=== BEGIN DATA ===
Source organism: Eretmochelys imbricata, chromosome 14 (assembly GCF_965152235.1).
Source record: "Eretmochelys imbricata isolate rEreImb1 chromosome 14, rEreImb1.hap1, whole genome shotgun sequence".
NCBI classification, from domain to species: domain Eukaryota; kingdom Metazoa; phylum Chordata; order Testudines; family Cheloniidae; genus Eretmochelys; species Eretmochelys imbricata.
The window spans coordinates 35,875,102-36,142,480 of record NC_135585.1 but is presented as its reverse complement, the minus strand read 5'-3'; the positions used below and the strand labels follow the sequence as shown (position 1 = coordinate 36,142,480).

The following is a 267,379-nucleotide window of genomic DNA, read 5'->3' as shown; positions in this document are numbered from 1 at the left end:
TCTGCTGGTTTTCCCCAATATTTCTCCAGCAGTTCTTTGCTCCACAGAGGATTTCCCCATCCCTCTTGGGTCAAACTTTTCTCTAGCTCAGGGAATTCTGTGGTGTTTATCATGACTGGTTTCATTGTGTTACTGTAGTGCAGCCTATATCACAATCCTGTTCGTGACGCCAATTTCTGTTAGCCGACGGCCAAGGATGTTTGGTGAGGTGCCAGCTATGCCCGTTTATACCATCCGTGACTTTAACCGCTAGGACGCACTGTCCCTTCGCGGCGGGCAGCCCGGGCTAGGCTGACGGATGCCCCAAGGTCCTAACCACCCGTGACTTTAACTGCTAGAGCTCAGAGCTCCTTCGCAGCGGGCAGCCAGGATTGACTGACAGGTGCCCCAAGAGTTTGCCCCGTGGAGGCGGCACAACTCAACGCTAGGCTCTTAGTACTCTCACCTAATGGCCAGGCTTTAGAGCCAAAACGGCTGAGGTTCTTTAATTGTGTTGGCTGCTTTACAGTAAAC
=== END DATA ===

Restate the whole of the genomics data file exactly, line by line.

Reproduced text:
Source organism: Eretmochelys imbricata, chromosome 14 (assembly GCF_965152235.1).
Source record: "Eretmochelys imbricata isolate rEreImb1 chromosome 14, rEreImb1.hap1, whole genome shotgun sequence".
NCBI classification, from domain to species: domain Eukaryota; kingdom Metazoa; phylum Chordata; order Testudines; family Cheloniidae; genus Eretmochelys; species Eretmochelys imbricata.
The window spans coordinates 35,875,102-36,142,480 of record NC_135585.1 but is presented as its reverse complement, the minus strand read 5'-3'; the positions used below and the strand labels follow the sequence as shown (position 1 = coordinate 36,142,480).

The following is a 267,379-nucleotide window of genomic DNA, read 5'->3' as shown; positions in this document are numbered from 1 at the left end:
TCTGCTGGTTTTCCCCAATATTTCTCCAGCAGTTCTTTGCTCCACAGAGGATTTCCCCATCCCTCTTGGGTCAAACTTTTCTCTAGCTCAGGGAATTCTGTGGTGTTTATCATGACTGGTTTCATTGTGTTACTGTAGTGCAGCCTATATCACAATCCTGTTCGTGACGCCAATTTCTGTTAGCCGACGGCCAAGGATGTTTGGTGAGGTGCCAGCTATGCCCGTTTATACCATCCGTGACTTTAACCGCTAGGACGCACTGTCCCTTCGCGGCGGGCAGCCCGGGCTAGGCTGACGGATGCCCCAAGGTCCTAACCACCCGTGACTTTAACTGCTAGAGCTCAGAGCTCCTTCGCAGCGGGCAGCCAGGATTGACTGACAGGTGCCCCAAGAGTTTGCCCCGTGGAGGCGGCACAACTCAACGCTAGGCTCTTAGTACTCTCACCTAATGGCCAGGCTTTAGAGCCAAAACGGCTGAGGTTCTTTAATTGTGTTGGCTGCTTTACAGTAAAC